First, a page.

Form and Function

The Hickmania troglodytes is the largest cave spider in most Tasmanian caves with a body length raging from 13-20Used with permission by Natalie Tapson millimeters and a leg span that can be as large as 180 millimeters. These spiders weave a web that can be up to a meter long. (Australian Museum, 2014, Doran, 1999) There is sexual dimorphism between the males and females in the sense that males have longer legs and they also have a kink-like-curve at the end of one of those legs that they use for mating. (Australian Museum 2014, Tasmanian Parks and Wildlife Service 2014) You can learn more about how this is used for mating in our reproduction section. They have a grayish brown abdomen and two pairs of book lungs which are found on the anterior. These book lungs are used in the respiratory system of the spider for breathing. (Tasmanian Parks and Wildlife Service, 2014, Australian Museum, 2014) Having two pairs of book lungs is actually an ancestral trait because modern spiders only have one pair of book lungs. This means that the Tasmanian Cave Spider belongs to an ancestral group.  The closest relatives of the Hickmania troglodytes are found in South America. (Tasmania Parks and Wildlife Service, 2014)

            This spider has adapted to the dark, damp, humid cave environment by losing its terrestrial adaptations that prevented water loss. Doing this allowed the spider to live and survive in a moist environment without retaining too much water. This makes the spider highly sensitive to change which aids in its role of managing cave life. One of this spiders primary functions in the cave is to let the other cave organisms know when the outside environment is healthy or not healthy, as we learned in the habitat section. The spider’s adaptation to the cave environment that makes it sensitive to change serves as a warning function for the cave fauna and a test to see how healthy the ecosystem of the cave is. (Doran et al, 1999)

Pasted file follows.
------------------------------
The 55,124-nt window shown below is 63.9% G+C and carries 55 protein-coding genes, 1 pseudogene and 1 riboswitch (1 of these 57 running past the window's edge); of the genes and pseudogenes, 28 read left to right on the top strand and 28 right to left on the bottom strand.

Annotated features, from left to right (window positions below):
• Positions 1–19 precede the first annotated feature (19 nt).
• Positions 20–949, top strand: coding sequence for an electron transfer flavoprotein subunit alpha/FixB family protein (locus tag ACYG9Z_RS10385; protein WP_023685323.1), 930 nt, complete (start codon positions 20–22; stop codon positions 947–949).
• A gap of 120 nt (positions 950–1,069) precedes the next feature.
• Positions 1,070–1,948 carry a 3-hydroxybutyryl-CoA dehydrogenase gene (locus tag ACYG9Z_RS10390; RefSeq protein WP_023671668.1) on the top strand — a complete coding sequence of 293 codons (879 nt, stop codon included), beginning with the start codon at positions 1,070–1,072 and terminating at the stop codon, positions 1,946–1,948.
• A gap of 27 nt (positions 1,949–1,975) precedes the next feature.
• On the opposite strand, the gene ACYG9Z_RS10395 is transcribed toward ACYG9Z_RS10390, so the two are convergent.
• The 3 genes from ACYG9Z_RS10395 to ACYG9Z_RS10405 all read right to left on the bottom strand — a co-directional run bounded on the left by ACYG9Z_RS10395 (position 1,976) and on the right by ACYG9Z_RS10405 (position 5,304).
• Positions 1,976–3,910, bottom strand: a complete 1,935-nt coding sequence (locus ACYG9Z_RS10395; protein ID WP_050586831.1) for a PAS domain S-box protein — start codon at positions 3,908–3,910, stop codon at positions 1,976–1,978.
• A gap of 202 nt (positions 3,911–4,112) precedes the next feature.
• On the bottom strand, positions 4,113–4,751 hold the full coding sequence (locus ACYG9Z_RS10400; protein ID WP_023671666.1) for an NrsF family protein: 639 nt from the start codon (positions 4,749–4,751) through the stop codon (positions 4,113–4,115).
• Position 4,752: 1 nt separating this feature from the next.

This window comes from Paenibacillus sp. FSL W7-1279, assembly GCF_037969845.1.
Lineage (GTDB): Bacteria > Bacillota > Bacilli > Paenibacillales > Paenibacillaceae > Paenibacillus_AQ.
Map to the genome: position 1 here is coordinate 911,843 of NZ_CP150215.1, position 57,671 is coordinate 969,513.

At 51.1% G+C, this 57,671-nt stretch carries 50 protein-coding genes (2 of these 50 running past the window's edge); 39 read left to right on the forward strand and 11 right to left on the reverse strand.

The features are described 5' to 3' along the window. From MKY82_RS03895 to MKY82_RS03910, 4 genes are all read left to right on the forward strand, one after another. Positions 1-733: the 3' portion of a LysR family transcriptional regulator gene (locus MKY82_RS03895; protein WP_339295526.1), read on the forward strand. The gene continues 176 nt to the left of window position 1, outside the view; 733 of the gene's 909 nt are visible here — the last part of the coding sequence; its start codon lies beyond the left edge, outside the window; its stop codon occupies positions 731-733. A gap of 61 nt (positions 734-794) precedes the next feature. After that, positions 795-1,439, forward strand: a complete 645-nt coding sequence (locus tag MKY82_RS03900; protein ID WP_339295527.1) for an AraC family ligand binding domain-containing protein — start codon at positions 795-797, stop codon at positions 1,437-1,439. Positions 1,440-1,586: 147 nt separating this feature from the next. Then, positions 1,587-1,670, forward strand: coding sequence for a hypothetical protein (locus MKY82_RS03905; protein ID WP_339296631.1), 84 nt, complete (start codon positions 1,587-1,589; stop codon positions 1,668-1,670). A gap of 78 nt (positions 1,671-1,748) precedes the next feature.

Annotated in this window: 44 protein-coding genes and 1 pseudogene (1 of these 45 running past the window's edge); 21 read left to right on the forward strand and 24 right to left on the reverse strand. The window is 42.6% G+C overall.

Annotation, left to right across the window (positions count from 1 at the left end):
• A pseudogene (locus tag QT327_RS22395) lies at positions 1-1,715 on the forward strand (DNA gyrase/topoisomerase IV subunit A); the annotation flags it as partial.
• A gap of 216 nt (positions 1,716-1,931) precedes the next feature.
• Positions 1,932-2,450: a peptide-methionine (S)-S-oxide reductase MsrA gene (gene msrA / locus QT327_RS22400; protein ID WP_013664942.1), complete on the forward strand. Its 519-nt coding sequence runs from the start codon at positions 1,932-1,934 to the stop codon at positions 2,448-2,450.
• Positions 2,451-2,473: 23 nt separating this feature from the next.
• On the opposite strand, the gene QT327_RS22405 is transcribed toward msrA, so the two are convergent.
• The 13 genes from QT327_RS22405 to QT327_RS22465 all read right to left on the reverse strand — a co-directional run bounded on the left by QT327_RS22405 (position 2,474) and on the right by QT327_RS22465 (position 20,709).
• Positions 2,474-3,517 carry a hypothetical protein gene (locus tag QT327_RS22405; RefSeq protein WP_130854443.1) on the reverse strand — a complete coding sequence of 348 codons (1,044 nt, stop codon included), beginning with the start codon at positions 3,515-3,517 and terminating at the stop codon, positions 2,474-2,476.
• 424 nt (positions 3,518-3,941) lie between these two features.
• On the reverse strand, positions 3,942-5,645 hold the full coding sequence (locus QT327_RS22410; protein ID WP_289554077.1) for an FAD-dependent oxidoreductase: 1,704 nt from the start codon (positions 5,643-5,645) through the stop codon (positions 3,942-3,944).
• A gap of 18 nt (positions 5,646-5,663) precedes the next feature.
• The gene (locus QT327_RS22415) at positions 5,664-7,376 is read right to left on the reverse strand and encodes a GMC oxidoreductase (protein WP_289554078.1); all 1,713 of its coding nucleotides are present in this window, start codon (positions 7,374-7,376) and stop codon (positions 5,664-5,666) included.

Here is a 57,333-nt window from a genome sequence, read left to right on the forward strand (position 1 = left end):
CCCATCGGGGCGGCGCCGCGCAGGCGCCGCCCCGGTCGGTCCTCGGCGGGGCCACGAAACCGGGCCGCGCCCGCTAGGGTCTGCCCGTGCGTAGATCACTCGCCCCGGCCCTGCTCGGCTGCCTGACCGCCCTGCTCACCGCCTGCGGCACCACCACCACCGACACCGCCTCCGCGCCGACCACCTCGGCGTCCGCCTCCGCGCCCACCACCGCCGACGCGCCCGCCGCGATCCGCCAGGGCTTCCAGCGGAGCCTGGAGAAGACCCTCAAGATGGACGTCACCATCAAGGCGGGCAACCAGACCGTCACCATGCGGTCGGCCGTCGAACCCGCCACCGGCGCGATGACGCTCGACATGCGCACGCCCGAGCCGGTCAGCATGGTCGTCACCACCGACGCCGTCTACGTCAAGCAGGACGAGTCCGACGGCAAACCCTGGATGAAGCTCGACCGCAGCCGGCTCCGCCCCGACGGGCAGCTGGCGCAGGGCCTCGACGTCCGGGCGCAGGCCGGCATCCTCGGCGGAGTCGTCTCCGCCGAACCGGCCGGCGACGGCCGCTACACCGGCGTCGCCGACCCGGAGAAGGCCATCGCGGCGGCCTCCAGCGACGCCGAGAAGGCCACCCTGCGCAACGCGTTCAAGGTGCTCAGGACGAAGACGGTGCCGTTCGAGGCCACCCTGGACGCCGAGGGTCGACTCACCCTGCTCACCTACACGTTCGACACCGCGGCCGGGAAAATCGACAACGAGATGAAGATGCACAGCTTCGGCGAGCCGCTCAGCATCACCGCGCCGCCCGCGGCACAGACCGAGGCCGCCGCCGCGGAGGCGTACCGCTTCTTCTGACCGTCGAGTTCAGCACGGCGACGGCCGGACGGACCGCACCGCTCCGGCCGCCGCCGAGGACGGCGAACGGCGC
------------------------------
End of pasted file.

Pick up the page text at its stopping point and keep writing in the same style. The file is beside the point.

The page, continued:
The Tasmanian Cave Spider is one of the major predators in Tasmanian caves. It hangs from its legs on its web and waits for other cave organisms to get caught in its web. It then eats the prey which mostly includes various other insects, however its main source of food is cave crickets. (Tasmanian Parks and Wildlife Service, 2014, Australian Meseum, 2014) Cave crickets are also very important to the health of the cave because it provides nutrients for the cave spider and other organisms with feces and itself. This primary food source for the Tasmanian Cave Spider is essential to its life and to the lives of the rest of the cave fauna because without it, the Cave Spiders would be less abundant and would not serve their function of warning the other cave fauna as well. (Doran et al,1999)

The Tasmanian Cave Spider is essential to cave life in many Tasmanian caves. They keep the cave in balance because they are predators and they warn the other cave fauna of pending danger. The Tasmanian cave  spider however is not harmful to people. People often accidentally break their webs because it is in the entrance of the cave, but the spider never shows aggression towards people. (Tasmanian Parks and Wildlife Service, 2014) So, if you are ever exploring a cave in Tasmania, don’t be afraid of this spider and be on the lookout for this guy to get a closer look!

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